A team of researchers from Syracuse University, Duke University, Union College, the University of Nebraska and Stanford University have found that glaciers in the tropical Andes Mountains retreated several thousand years earlier than North American glaciers during a period of wet climate conditions, indicating that temperature change was probably the ultimate cause of glacial retreat in the Andes.

Magnesium sulphate halves risk of eclampsia for pregnant women with pre-eclampsia
A landmark international study in this week's issue of THE LANCET highlights how magnesium sulphate can substantially reduce the chance of pregnant women who have pre-eclampsia developing the potentially fatal condition of eclampsia.

Physicians and dentists play important role in smoking practices of the elderly
Older patients who see a doctor and dentist on a regular basis are more likely to quit smoking or remain nonsmokers, according to a study published in the June 2002 issue of the Journal of Gerontology: Medical Sciences.

UNC studies add new dimension to 'lock-and-key' theory of drug action
A scientific collaboration based at the University of North Carolina at Chapel Hill has broken new ground for future drug design and development for brain disorders such as Parkinson's disease and schizophrenia.

Welch Award honors McConnell for insights into physical chemistry, cell membranes
Harden McConnell, the Robert Eckles Swain Professor of Chemistry Emeritus at Stanford University, will be named the 2002 Welch Award recipient for his lifetime achievements in basic chemical research, specifically pioneering discoveries concerning the physical state of liquid membranes.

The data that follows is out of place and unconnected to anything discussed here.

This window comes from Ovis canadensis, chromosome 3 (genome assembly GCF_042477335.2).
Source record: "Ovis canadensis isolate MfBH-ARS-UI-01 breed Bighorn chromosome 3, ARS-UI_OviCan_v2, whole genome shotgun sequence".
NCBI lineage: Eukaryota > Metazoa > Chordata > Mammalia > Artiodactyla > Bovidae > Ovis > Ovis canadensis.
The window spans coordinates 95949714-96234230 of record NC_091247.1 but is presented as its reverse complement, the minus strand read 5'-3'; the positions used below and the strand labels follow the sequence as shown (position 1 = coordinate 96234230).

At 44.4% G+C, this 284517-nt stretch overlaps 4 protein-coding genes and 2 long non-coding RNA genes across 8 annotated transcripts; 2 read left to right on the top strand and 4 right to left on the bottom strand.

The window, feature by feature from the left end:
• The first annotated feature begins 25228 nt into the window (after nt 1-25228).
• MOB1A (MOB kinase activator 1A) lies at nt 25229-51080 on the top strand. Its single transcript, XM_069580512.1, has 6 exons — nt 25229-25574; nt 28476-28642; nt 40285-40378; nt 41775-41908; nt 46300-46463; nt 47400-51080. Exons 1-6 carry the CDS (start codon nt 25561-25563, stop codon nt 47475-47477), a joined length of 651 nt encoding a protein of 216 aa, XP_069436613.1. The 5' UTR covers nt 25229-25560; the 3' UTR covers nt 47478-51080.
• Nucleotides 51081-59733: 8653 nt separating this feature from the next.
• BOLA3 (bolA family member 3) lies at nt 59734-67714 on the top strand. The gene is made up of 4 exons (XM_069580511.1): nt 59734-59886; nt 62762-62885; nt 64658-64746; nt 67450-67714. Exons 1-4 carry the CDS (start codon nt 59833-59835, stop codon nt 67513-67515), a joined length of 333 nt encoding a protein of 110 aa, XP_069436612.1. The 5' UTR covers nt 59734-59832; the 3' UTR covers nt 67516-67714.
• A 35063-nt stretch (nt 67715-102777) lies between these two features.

When every minute counts
A razor nick during a much-too-close-shave years ago may result in hundreds of thousands of lives saved in the future.

Homeless sexual minorities at greater risk for physical and sexual violence, mental illness
Homeless youth who are gay, lesbian, bisexual or transgender experience more physical and sexual violence, use more drugs, have more sexual partners and have higher rates of mental illness than heterosexual homeless youth, according to a new study.

U. of Colorado collaboration will test use of imaging to find expansive soils
Professor Alexander Goetz, a scientist with CU-Boulder's Cooperative Institute for Research in Environmental Sciences with colleagues from the Colorado School of Mines, the Colorado Geological Survey and the U.

Smaller slower, supercomputers someday may win the race
The supercomputers of the future will never crash and will cost far less to run than today's machines.

Fat cells transformed to resemble nerve cells
Like biochemical alchemists, investigators from Duke University Medical Center and Artecel Sciences, Inc., have transformed adult stem cells taken from fat into cells that appear to be nerve cells.

Marsquake detection sensors will take search for water underground